[Tweeters] re: Priest Rapids Dam (was Eurasian Green-winged Teal)

Scott Downes downess at charter.net
Tue Jan 16 17:20:35 PST 2018

Kevin Lucas’s post was mostly accurate regarding access issues, but deserves some clarification on a couple of issues. The first is that I’m outing myself as the bad birder who apparently messed everything up. That’s not quite accurate, but it is accurate that I did stop on the dam. I had a nice chat with the security guard about 4 years ago and he politely asked me to move on because there isn’t any stopping on dams, we all know this, it isn’t particular to Priest Rapids. So, why did I do it if we all know it?? Some background, I had been given some advice that is was ok to travel across Priest Rapids Dam and park in the parking area on the west end of the dam and view the birds in the western forebay there. That particular winter there was a discussion going around of a loon that I first observed in Kittitas County and later in the winter moved down to Priest Rapids Dam that potentially could have been an Arctic Loon. So upon the knowledge from my fellow locals, that it was ok to stop in the west end parking area and scope, I did that to try and obtain photos of this loon for ID discussion. When I was scoping, I saw the loon was actually very close to the dam at mid-channel and drove to the loon, stopped for a few minutes and took notes and pictures (that determined it wasn’t a ARLO by the way). The guard came out, we talked and he reminded me that it wasn’t ok to stop on the dam and I’ll need to move along. He also reminded me that the birders he had seen parked on the western parking lot were also within the dam no stopping area and that is not allowed. So, the further clarification to Kevin’s post is there is no public access (unless you take a boat on the water) for any part of the dam, including the western parking area. As Kevin mentioned, there is some limited viewing below the dam from Jackson’s fish camp and of course on calm days you can kayak or canoe from Desert Aire marina in Grant Co. Given that when the guard and I left we were saying pleasantries and wished each other a good day, I’d be hard pressed to believe that encounter alone “messed up long efforts”. Facts are always better that veiled assumptions.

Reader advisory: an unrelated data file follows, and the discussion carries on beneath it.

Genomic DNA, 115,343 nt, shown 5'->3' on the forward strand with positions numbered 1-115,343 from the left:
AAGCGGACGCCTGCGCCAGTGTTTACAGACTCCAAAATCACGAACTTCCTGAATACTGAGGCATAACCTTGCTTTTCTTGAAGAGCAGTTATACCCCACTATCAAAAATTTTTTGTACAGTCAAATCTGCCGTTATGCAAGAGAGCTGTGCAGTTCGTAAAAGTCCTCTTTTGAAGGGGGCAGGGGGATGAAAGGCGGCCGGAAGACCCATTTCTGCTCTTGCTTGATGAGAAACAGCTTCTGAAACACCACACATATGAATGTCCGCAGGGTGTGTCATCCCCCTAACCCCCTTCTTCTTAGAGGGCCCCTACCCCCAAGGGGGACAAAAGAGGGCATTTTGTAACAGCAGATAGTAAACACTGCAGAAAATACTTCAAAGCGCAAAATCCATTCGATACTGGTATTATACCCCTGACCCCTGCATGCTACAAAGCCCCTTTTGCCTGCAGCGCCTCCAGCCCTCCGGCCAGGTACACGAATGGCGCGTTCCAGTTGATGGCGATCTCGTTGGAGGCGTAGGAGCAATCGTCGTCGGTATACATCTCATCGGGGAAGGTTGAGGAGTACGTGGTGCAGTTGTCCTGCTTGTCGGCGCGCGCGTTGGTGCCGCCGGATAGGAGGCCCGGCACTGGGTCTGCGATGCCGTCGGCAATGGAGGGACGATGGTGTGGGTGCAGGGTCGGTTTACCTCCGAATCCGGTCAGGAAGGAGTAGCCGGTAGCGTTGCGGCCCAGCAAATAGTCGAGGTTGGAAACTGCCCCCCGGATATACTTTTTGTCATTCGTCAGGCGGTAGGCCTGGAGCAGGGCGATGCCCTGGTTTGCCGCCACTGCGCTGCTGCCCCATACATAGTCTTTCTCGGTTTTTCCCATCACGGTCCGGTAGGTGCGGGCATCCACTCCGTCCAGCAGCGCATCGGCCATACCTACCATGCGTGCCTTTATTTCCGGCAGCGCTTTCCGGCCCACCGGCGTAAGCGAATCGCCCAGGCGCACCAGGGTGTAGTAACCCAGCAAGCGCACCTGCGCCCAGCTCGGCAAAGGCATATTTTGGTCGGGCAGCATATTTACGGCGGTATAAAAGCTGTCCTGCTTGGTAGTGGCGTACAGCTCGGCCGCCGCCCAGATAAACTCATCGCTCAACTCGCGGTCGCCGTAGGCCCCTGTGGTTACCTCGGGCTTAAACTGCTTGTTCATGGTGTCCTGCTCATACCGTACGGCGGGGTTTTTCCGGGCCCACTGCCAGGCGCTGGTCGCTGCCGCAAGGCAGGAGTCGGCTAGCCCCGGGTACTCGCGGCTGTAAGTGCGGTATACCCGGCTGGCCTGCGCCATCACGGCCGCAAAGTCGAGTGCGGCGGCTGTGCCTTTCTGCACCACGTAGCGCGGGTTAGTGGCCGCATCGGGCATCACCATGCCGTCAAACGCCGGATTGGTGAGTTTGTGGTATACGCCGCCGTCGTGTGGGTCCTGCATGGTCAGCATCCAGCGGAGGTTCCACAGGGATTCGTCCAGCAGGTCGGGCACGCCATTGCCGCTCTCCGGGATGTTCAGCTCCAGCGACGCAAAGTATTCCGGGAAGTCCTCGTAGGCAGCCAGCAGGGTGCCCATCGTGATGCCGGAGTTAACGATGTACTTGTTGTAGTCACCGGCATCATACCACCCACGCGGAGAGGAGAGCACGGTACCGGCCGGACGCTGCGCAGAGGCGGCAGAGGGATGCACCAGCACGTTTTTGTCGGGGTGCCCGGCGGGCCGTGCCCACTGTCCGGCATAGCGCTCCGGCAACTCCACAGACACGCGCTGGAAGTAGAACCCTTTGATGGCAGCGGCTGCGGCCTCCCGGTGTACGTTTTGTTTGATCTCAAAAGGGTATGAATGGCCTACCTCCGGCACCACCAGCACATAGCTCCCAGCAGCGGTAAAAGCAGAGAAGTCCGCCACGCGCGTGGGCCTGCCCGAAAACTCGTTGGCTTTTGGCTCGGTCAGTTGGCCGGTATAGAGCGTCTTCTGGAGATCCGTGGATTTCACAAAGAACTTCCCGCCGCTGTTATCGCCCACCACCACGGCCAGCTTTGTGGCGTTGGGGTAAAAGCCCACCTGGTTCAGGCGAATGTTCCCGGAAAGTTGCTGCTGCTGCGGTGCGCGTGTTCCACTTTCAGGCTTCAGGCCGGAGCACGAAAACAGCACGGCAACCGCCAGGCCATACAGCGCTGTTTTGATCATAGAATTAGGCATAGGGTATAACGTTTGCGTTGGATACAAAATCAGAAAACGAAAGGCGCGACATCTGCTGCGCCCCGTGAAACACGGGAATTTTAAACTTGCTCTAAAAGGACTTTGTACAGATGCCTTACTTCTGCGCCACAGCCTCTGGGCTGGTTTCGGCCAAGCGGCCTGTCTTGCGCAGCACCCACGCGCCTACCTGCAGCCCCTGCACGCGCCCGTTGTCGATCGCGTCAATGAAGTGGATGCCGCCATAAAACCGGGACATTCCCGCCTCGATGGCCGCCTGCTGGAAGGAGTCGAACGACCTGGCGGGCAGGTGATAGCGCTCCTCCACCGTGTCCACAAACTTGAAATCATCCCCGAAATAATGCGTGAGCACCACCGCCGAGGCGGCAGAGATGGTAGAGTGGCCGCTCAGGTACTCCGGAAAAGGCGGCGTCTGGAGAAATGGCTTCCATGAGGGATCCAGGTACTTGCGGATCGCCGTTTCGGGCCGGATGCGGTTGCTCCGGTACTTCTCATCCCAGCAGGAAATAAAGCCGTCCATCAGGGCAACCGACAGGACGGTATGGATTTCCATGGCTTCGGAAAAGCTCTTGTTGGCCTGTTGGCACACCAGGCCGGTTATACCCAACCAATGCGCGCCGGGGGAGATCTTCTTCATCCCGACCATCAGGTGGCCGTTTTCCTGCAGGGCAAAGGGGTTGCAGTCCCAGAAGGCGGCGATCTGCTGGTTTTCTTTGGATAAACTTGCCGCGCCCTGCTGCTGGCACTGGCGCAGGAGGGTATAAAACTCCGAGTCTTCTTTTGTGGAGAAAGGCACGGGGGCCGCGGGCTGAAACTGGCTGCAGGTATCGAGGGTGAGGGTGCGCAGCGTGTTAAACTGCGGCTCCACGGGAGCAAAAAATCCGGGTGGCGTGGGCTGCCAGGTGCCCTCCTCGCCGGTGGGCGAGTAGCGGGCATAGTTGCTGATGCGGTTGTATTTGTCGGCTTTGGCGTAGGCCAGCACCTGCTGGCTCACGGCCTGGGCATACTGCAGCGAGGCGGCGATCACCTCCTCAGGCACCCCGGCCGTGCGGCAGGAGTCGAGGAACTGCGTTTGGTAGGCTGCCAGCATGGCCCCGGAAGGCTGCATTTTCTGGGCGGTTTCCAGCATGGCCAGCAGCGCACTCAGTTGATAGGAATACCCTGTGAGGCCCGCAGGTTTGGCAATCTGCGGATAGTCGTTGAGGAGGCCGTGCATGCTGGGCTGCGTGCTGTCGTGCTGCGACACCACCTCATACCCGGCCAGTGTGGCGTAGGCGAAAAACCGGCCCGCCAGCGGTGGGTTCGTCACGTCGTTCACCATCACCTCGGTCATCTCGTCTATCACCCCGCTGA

Great find of an unusual bird.

Scott Downes
downess at charter.net
Yakima WA
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